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Author Topic: Syriac Orthodoxy and Ecumenism  (Read 4112 times) Average Rating: 0
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Severian
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« on: July 14, 2012, 01:08:34 AM »

I know this has been discussed before to a degree regarding the Armenian Church and communing non-OO. And I believe we came to the conclusion that inter-communion between Armenians and non-OO does happen at some local levels, but is not officially endorsed by the Armenian hierarchy. However, I have heard that the Syriac Orthodox have an open-communion policy with Syriac Catholics, and that Syriac Catholics are allowed to register at an Orthodox parish w/o having to renounce their Catholicism and vice-versa. I have also heard cases of Syriac Catholic and Orthodox clergy concelebrating on one another's altars. Is all this true? If so, then I think this is highly disturbing activity. I mean no offense to my Syriac Orthodox brethren. The Church of Antioch, like her sister Alexandrian Church, has always protected the historic Christian faith and has brought forth many bastions of Orthodoxy, such as the Holy Severus, Eustathius the Confessor, and the erudite Bar Hebraeus. But, openly communing and concelebrating with non-Orthodox is simply not consistent with our faith and the teachings of our Fathers. I do not mind Syriac-Antiochian Orthodox inter-communion as much, because we are working out our differences. Syriac Catholics, however, are individuals who have abandoned Orthodoxy and left the Church to follow Rome. I do hope what I have heard is wrong, any answers are appreciated.
« Last Edit: July 14, 2012, 01:11:47 AM by Severian » Logged


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« Reply #1 on: July 14, 2012, 01:12:20 AM »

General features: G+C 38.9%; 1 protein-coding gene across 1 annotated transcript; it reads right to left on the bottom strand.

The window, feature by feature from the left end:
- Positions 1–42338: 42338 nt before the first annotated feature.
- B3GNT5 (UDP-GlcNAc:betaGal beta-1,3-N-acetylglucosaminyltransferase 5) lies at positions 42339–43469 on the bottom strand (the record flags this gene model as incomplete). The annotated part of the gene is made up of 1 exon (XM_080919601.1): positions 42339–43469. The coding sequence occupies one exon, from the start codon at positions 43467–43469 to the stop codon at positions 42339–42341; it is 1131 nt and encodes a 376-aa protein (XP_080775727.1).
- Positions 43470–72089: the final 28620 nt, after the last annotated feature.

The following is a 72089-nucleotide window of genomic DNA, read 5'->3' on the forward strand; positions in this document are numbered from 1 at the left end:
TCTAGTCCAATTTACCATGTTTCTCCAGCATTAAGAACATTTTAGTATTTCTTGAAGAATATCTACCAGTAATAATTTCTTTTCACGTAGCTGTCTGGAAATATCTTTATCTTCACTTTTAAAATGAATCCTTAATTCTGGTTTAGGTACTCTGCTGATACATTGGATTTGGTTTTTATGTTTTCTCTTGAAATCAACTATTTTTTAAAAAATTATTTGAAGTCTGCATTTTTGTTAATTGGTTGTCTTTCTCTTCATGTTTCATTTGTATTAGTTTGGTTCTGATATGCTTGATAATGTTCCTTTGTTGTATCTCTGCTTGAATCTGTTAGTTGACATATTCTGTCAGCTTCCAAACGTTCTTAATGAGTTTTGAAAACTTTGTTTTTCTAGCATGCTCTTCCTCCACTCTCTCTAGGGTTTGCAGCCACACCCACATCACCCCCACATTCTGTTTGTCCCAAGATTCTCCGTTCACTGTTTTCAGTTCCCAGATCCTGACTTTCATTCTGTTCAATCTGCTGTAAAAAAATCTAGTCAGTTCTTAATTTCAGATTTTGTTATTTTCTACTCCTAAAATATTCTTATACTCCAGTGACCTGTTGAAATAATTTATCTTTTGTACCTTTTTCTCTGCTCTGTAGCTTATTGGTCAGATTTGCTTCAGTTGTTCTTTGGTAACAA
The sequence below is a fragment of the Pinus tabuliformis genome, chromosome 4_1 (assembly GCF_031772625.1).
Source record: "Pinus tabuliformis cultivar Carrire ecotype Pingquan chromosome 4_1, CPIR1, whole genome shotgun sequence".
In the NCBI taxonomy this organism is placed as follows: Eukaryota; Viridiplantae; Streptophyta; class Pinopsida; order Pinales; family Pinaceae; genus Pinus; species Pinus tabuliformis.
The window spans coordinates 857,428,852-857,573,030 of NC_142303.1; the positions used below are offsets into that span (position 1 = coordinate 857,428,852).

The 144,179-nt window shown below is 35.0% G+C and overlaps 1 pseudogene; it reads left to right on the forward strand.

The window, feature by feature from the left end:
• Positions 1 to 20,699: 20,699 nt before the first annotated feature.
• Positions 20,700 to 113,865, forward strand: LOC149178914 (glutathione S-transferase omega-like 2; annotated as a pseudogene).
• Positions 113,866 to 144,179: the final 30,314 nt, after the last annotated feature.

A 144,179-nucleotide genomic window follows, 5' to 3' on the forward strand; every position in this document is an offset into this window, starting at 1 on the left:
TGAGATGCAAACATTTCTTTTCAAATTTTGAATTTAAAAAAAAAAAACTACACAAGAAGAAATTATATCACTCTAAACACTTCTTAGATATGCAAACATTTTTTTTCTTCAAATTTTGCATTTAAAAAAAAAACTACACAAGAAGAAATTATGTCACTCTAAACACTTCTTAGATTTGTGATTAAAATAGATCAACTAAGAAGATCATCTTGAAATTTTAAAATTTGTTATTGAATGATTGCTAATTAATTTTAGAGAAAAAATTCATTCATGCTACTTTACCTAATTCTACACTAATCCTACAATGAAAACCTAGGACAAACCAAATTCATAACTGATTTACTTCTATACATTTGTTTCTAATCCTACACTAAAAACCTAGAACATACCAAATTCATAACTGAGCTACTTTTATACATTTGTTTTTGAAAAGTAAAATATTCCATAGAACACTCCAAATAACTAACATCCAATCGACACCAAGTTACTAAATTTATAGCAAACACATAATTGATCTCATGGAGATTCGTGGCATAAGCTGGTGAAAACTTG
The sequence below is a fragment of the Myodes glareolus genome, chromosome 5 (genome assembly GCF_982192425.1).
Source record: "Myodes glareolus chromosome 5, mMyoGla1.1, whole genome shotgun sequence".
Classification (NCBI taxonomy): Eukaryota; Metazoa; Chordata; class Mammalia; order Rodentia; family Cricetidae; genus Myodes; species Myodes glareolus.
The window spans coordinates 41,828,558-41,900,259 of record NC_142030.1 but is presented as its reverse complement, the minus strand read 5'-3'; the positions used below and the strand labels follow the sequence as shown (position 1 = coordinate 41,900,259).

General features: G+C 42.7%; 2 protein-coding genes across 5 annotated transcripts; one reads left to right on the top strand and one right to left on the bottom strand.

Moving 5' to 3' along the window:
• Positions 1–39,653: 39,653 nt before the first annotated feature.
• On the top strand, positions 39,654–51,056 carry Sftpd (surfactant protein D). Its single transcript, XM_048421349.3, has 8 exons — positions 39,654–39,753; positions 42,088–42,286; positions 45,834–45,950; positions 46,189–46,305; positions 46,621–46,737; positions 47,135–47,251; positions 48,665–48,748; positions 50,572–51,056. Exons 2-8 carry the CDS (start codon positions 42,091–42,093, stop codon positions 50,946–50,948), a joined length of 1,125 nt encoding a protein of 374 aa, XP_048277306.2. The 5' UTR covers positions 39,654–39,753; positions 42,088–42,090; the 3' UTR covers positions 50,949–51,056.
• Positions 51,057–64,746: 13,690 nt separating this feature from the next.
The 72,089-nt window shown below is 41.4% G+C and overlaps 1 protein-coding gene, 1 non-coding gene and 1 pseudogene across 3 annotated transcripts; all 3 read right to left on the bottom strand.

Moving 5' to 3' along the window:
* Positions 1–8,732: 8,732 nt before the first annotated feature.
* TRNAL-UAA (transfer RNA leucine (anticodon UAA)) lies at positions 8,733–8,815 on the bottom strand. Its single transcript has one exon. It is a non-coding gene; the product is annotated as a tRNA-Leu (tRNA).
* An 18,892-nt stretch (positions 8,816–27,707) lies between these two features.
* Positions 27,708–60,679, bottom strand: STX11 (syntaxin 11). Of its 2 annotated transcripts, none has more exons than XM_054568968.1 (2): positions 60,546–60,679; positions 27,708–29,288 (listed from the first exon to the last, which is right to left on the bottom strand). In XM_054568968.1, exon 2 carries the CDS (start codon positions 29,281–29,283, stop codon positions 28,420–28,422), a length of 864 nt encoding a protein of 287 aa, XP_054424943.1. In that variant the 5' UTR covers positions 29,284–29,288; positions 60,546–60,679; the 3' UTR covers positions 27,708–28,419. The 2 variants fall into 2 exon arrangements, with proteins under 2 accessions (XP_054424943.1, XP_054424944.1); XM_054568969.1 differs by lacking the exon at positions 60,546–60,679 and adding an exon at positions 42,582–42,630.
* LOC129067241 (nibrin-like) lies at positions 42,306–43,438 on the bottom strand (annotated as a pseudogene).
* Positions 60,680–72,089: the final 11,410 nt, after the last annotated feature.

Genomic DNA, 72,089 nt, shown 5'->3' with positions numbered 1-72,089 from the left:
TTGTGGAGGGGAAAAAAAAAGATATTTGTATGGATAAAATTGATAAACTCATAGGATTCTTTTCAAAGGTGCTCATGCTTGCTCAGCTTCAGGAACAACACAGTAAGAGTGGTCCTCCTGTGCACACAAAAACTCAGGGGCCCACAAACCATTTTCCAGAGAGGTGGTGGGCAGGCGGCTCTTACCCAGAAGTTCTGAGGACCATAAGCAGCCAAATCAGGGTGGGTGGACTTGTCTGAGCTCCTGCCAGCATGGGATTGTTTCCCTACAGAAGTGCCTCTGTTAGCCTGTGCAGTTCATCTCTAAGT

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« Reply #2 on: July 14, 2012, 01:37:11 AM »

Catholicos Karekin I of Armenia said that his Church looks upon the later Councils as just being local Councils. So there is no reason why we should not receive the EOs.

The Armenians have had several historical connections with Rome and the Syrians share St Peter in common with Rome as their founder. Both are striving for Church unity. Even Alexandria of the Copts has signed a mutual statement regarding Christology with Rome.

Many of the Apostolic Churches are willing to share Church buildings where needed and even give Holy Communion in cases where the faithful of another jurisdiction are unable to attend their own Church.
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Severian
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« Reply #3 on: July 14, 2012, 01:46:33 AM »

^As a Copt, I can tell you for sure that open communion with non-OO is not allowed in our Church (on an official level, that is). There may be very rare occasions where Orthodox Priests in Egypt may commune Catholics who cannot access there own parish, but this is certainly not the norm and I have never heard of any specific examples of this occurring. We have also never made official statements regarding the mysteries of Catholics (AFAIK), and we certainly do not concelebrate. Making agreed statements on Christology and allowing other Christians to make use of our buildings in times of need is one thing, but open communion and concelebrating are entirely different. My own Priest told me that he would even not commune EO's because his Bishop has not given him permission to do this, so he would certainly not extend the same courtesy to Catholics.
« Last Edit: July 14, 2012, 01:50:09 AM by Severian » Logged


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« Reply #4 on: July 14, 2012, 02:35:30 AM »

Peace mate,

What is official applies generally but cases of economy occur in many cases.

I know a Copt who was granted permission to commune in a Greek Orthodox Church while residing in a place where there was no other Orthodox Church.

I have heard of a Copt being granted permission by a Coptic priest to commune in a Roman Catholic Church while living in a country with no Orthodox Churches around.

I have seen a Coptic priest commune a person from an Eastern Orthodox Church.